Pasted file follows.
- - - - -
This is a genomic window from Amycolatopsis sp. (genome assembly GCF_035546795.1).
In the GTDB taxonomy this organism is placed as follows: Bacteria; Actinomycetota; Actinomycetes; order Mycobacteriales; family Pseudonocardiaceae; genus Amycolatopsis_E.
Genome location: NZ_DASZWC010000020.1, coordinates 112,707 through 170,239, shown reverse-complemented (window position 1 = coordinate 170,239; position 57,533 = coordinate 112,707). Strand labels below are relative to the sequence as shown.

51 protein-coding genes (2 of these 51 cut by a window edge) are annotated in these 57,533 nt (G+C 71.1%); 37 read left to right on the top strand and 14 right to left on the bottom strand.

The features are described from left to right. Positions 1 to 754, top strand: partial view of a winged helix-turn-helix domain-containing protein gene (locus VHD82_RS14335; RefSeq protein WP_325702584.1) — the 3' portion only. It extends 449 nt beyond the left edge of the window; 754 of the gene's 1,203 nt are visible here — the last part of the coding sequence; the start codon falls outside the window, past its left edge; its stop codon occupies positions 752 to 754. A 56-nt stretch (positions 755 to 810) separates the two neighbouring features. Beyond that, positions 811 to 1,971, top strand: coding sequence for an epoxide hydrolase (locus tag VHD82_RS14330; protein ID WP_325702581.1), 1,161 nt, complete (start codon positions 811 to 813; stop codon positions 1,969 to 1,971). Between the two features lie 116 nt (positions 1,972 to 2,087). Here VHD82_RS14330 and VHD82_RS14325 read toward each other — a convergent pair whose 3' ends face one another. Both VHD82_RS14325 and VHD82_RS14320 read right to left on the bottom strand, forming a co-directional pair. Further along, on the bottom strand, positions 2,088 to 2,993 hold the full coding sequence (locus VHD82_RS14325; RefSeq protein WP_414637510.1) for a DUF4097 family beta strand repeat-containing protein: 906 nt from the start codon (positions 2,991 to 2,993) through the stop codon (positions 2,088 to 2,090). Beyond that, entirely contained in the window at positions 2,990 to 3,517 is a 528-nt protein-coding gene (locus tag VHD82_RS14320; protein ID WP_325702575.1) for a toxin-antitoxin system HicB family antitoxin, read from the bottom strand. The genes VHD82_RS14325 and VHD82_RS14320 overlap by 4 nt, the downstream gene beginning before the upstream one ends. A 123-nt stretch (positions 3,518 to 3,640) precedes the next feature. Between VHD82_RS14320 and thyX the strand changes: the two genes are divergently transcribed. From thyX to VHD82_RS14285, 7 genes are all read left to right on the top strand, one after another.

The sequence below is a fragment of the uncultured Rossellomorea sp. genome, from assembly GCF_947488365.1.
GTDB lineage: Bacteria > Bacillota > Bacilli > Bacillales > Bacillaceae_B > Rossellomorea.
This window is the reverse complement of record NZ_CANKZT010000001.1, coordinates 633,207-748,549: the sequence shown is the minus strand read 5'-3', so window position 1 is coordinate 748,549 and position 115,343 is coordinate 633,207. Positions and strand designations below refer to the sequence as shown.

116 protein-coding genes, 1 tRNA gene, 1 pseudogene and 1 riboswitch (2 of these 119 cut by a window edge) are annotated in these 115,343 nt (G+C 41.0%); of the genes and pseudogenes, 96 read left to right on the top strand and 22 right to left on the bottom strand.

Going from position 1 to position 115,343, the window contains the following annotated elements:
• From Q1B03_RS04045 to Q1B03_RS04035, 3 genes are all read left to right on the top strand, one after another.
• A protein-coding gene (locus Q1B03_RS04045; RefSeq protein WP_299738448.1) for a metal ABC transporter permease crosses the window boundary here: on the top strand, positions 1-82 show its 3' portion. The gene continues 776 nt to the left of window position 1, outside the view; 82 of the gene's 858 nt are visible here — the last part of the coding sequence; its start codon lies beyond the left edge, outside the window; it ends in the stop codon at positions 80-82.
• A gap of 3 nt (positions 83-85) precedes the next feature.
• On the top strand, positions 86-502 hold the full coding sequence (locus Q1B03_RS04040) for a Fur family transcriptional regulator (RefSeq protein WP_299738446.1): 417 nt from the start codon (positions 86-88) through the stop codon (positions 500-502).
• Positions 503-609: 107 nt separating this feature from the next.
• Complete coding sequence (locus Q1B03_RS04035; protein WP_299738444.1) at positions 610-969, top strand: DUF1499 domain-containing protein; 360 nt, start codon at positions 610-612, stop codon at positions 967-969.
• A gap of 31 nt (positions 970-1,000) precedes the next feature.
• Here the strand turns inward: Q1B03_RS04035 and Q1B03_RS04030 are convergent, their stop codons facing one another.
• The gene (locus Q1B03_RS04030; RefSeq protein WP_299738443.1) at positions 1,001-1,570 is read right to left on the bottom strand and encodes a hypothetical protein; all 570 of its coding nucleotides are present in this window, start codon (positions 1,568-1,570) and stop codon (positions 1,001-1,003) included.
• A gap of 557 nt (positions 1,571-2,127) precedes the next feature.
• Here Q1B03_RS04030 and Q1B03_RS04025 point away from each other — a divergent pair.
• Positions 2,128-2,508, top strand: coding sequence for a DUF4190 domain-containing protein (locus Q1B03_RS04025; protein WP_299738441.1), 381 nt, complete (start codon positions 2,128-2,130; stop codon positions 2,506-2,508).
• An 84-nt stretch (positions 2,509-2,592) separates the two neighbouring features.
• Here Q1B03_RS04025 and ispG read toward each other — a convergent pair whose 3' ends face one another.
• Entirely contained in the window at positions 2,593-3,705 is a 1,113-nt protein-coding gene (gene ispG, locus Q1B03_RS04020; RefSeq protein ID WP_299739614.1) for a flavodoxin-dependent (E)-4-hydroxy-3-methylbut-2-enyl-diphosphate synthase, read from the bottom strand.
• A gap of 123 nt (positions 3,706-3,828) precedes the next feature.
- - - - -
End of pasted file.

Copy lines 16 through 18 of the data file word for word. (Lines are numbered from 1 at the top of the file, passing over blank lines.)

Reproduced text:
• Complete coding sequence (locus Q1B03_RS04035; protein WP_299738444.1) at positions 610-969, top strand: DUF1499 domain-containing protein; 360 nt, start codon at positions 610-612, stop codon at positions 967-969.
• A gap of 31 nt (positions 970-1,000) precedes the next feature.
• Here the strand turns inward: Q1B03_RS04035 and Q1B03_RS04030 are convergent, their stop codons facing one another.